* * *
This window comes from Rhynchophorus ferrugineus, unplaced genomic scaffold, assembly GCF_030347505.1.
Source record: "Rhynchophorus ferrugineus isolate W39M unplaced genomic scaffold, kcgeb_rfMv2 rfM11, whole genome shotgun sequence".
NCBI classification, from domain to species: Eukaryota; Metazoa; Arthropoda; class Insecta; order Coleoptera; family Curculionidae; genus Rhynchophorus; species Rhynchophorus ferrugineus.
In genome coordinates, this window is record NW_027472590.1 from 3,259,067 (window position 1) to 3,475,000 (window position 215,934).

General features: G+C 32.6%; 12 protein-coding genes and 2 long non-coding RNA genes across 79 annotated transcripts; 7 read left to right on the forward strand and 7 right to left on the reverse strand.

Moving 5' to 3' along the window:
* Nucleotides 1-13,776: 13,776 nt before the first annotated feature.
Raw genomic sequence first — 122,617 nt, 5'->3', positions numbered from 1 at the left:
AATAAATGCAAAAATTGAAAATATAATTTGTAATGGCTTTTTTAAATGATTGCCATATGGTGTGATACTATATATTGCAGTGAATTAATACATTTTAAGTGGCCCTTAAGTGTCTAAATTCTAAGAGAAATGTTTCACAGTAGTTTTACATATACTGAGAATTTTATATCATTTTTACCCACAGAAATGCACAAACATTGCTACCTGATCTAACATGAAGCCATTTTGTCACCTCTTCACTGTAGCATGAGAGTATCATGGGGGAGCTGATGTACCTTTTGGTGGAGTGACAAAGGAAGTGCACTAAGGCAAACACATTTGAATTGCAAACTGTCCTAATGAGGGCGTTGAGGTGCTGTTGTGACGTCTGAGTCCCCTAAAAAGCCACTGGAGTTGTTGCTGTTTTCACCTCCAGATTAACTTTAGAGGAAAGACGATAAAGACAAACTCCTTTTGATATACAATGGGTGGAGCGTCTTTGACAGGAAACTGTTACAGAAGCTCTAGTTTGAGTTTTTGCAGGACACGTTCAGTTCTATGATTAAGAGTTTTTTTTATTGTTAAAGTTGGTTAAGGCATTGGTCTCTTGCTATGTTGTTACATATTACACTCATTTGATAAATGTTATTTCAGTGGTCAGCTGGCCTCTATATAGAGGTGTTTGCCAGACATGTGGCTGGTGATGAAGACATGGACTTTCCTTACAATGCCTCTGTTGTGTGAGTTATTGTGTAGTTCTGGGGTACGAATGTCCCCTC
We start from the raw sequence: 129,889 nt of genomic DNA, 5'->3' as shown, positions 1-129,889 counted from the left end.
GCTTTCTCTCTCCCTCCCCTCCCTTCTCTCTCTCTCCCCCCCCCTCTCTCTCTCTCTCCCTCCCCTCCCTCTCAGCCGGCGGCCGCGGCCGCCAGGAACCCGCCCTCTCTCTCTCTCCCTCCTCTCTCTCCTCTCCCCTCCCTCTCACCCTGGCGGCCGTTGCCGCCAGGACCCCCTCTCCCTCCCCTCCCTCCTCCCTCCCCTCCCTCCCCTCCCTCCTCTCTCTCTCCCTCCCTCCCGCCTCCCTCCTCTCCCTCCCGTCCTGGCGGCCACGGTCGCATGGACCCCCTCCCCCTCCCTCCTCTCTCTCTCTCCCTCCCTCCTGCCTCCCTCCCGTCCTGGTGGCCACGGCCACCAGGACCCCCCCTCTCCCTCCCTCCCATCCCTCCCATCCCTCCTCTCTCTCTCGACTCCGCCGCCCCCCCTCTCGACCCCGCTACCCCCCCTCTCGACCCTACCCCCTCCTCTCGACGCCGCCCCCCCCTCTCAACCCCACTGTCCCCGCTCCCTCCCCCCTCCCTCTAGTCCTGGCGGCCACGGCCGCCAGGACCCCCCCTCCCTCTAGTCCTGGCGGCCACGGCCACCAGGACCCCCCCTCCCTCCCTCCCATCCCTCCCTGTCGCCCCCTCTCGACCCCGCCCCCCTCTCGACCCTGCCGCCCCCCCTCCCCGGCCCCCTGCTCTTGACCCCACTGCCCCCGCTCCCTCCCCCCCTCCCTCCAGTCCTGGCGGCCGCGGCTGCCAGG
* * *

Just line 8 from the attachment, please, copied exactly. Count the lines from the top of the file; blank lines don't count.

Raw genomic sequence first — 122,617 nt, 5'->3', positions numbered from 1 at the left: